any man or woman one hundred years from now if he or she has
ever heard of the name David Blaine, Chris Angel, or Copperfield
or for that matter even magician entertainers such as
Blackstone, Doug Henning, Ace Starry (now there is one they
won't forget) or for that matter any entertainer who is so
famous that he is known today by a single name, and you'll
probably get a blank stare. However in 1874, over 125 years ago,
a man was born whose name has become synonymous with his art for
nearly a hundred years and will no doubt remain so for many
years to come - maybe hundreds more. Of course were talking
about the king of handcuffs, a master of magic, the man who
practically invented the escape artist.
The man's given name was Erik Weisz, but for
history he will be remembered by another moniker, the great "HOUDINI."
A name which actually became so well known during his own time
that to "houdinize" was listed in Funk and Wagnall's
1920 dictionary as a verb in the English language.
The name "Houdini" still conjures
up visions of magic and illusions. Houdini was truly one of the
most successful magicians of all time. There are volumes
dedicated to his artistry of magic and escapology. But one must
remember that however fascinating the effect, where it was
escaping from handcuffs from underneath a frozen river, being
sewn into the bowels of a sea monster, nailed inside of a barrel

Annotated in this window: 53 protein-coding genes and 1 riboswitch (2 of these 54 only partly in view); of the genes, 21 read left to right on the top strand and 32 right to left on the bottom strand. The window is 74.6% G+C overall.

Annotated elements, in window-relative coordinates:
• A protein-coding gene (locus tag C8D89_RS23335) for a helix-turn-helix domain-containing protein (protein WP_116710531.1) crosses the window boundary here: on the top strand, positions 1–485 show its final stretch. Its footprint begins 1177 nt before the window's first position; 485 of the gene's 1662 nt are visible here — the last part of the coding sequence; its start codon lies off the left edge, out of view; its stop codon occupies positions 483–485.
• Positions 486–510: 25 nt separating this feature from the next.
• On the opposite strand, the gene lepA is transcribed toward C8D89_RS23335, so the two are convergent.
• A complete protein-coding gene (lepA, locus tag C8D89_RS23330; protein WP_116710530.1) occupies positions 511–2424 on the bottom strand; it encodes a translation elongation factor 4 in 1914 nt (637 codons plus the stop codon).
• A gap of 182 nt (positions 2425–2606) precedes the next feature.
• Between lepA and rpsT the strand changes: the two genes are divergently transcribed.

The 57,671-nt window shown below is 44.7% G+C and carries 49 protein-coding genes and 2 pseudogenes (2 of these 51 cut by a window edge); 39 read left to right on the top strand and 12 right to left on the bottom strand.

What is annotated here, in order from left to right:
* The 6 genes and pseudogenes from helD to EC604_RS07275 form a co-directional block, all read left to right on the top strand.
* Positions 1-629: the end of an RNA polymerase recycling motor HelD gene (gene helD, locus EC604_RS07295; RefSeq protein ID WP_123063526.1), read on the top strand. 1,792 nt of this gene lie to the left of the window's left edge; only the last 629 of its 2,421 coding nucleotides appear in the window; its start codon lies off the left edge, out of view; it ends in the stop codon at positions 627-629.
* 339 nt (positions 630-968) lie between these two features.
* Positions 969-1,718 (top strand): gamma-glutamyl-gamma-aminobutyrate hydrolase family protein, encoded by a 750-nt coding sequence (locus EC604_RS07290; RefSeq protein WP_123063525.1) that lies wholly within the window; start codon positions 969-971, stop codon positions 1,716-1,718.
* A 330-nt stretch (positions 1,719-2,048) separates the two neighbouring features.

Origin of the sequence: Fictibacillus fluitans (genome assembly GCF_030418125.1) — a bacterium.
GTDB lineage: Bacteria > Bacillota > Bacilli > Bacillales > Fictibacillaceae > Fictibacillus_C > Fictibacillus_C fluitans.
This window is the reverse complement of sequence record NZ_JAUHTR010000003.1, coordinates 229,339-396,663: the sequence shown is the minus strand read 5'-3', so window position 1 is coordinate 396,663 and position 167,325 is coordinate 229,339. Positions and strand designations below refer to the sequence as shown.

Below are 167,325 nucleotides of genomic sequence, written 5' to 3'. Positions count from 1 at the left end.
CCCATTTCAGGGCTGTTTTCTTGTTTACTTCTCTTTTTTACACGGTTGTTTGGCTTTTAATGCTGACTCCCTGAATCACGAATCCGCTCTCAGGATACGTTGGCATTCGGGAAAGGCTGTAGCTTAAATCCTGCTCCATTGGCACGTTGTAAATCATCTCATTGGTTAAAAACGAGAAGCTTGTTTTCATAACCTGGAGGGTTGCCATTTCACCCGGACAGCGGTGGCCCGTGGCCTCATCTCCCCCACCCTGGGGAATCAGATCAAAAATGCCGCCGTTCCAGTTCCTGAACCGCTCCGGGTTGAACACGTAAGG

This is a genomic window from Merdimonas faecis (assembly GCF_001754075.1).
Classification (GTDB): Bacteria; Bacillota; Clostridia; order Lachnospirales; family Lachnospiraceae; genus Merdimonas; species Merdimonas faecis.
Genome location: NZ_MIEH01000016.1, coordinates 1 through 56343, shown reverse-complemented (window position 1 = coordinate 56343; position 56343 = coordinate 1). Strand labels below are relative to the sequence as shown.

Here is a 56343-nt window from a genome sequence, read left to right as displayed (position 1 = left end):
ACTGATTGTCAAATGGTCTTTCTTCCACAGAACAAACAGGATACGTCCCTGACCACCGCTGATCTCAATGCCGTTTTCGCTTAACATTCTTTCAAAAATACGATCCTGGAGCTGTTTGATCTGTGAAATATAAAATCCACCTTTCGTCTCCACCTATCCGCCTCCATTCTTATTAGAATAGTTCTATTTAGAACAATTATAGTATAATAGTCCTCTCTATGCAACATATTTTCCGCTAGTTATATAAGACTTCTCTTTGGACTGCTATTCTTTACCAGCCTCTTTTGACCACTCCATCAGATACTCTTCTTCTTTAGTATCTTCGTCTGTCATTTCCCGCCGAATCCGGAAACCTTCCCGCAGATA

of beer, or a nude prison escape from a high security prison;
Houdini was primarily an illusionist. He was not the first to
attempt many of the tricks and escapes which made him famous,
nor was he the only on to accomplish many of these amazing
feats. But rather, Houdini's real magic was the "legend of
Harry Houdini", a self-perpetuated myth that created real
magic out of illusions. This myth, this legend, created for the
public, by Houdini was what set him apart from his
contemporaries, and from all who would follow in his footsteps.
These mythical secrets are not as often
discussed as the secrets to his tricks, nor as well known, but
Houdini the escape artist recognized the power of effective
marketing and publicity, well before it was commonplace. In
Minneapolis he spoke to the Advertising Forum. "Advertising
is vital to vaudeville. Unless people knew who was playing in a
theatre they wouldn't come." He said to as he held up a
batch of front page stories and photographs. "I get more
advertising space without paying for it than anyone in the
country." Houdini stated the truth. According to an article
in Popular Science Monthly, October 1925, Jay Ramond Brown
states, "He is a business man, whose shrewd investments
have made him one of the wealthiest men of the theatrical world."
It was estivated that on any given day during the height of his
career, newspaper columns across the country and in Europe
carrying his chronicles would total more than 25 miles in
More than just a master of free advertising,
he was a master of marketing. Houdini's publicity stunts have
only one modern comparison, Blaine. David Blaine used the same
formula to a great success, developed by Houdini. Create a
stunt, exploit it in the media and use it as a lead-up to sell
his show. Of course Houdini was selling to a theater crowd while
Blaine's medium of choice is television.
Houdini's competitors would materialize and
Houdini would make them vanish, and when Vaudeville as a market
began to falter, Houdini became a quick-change artist with his
marketing strategy and entered the motion picture business.
Houdini's career never seemed to decline, even though he enjoyed
over 35 years in show business. If the magician hadn't died at
the early age of fifty-two, he would have been even more famous.
It was the master of marketing, Harry Houdini, who created the
legendary master of escape and deception.
Starry's Magic Pages /